Despite having the GDP of around 50 countries combined, most of the U.S. still build its homes with wood, which is a relatively inexpensive material. Estimates show that at least 80 percent of homes in the country have a wooden frame.
Is there a reason for this heavy reliance on wood? Homebuilders and homeowners identify a few.
Rebuilding is Easier
The U.S. is no stranger to natural disasters. Even homes made of stone and brick are no less susceptible to the aftermath of Mother Nature’s wrath. Wood’s advantage surfaces during rebuilding efforts. For one, it is more affordable than other materials, making rebuilding less costly.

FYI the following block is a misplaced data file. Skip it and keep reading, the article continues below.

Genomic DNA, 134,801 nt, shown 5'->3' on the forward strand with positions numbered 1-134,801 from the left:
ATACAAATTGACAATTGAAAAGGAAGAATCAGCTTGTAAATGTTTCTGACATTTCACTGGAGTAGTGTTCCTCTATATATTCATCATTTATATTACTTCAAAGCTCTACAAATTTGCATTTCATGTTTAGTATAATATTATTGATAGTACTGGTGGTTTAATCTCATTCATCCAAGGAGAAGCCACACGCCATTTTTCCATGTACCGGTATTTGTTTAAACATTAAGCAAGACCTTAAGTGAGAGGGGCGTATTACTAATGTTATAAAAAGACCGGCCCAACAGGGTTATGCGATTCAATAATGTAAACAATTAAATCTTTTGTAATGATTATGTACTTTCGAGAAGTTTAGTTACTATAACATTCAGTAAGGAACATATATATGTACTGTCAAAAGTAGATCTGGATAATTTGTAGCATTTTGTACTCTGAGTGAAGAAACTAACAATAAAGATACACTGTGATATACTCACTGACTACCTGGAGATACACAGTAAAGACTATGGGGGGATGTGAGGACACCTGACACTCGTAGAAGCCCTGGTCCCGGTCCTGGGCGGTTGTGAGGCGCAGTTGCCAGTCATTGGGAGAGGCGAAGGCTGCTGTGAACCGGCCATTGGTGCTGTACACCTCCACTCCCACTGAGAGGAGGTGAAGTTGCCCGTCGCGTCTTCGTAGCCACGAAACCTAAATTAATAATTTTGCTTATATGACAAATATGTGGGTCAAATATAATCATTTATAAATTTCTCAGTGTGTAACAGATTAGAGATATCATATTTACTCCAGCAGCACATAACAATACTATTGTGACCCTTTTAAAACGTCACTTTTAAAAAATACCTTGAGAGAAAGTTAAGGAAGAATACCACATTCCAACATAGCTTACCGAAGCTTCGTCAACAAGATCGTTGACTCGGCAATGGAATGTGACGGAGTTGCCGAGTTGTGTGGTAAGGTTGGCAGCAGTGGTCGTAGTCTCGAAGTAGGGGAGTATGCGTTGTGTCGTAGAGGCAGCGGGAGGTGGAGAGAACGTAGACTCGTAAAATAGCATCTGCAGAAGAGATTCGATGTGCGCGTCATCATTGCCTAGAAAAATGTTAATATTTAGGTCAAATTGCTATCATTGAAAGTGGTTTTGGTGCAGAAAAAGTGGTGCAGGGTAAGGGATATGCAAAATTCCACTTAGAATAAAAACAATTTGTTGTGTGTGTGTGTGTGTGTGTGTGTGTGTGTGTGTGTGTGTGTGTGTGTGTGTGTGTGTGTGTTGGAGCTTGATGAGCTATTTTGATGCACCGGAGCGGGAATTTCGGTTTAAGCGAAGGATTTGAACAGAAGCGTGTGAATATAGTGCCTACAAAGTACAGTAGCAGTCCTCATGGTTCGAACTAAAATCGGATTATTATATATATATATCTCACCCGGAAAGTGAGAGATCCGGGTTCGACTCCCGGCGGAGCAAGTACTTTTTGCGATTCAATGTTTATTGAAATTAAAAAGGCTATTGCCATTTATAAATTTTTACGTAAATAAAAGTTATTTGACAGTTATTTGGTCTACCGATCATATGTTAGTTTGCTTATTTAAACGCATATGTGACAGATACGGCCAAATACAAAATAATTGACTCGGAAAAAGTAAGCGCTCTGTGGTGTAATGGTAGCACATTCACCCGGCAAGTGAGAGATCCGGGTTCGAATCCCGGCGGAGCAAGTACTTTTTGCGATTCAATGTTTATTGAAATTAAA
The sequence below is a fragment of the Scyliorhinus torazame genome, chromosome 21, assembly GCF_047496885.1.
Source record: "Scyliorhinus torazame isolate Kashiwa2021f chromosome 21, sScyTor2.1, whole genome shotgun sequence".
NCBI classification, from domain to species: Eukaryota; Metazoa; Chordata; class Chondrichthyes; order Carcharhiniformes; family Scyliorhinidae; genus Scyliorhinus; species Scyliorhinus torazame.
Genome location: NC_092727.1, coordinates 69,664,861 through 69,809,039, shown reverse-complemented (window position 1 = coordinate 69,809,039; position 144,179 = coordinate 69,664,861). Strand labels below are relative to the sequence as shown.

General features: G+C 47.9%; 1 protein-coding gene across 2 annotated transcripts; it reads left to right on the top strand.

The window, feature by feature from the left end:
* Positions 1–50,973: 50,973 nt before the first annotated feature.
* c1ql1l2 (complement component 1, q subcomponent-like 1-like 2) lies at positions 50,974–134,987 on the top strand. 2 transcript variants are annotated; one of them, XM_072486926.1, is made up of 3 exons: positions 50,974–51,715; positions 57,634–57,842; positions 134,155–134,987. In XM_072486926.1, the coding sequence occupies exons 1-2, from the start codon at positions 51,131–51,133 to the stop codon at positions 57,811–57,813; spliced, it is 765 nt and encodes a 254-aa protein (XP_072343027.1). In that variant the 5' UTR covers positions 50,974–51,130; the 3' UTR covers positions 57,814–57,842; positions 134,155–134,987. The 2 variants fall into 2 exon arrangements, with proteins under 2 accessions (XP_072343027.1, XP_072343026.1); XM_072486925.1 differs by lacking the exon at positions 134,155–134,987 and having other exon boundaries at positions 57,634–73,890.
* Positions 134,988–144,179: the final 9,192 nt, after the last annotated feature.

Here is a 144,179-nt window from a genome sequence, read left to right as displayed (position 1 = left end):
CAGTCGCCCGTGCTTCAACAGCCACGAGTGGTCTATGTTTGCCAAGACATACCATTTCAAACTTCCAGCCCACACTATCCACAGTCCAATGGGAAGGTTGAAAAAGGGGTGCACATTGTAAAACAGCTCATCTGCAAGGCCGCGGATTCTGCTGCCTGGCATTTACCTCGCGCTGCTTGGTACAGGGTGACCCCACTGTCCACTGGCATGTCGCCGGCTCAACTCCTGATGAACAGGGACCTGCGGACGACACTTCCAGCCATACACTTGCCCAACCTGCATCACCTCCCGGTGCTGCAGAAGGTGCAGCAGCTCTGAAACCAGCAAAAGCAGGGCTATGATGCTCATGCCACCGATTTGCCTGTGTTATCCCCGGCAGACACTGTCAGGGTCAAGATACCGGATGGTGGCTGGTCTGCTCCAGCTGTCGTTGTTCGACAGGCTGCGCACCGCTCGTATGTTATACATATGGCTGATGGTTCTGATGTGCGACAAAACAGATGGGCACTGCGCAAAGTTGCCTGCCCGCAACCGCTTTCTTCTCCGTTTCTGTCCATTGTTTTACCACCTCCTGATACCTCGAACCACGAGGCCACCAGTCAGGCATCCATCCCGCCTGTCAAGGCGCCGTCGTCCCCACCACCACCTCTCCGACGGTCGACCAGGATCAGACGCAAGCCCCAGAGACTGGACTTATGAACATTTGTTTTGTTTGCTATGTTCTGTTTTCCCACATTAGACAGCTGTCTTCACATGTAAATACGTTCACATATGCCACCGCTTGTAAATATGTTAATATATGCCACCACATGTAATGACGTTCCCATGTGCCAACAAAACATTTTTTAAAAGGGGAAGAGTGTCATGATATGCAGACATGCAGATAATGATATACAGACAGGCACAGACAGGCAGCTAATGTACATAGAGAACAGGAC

In addition, wood is readily available. The U.S. market share in wood production accounts for around eight percent in the world–the fourth largest–as of 2012. This goes to show that the country has a huge domestic supply available for consumption.
Vintage homes, relics of the country’s storied past, still stand tall and proud today. Wood was the material of choice for buildings during the 1800s, but a series of major fires in major cities nearly spelled the practice’s demise. Today, building codes make sure that wood is reinforced by more fire-resistant materials like concrete when used in home construction.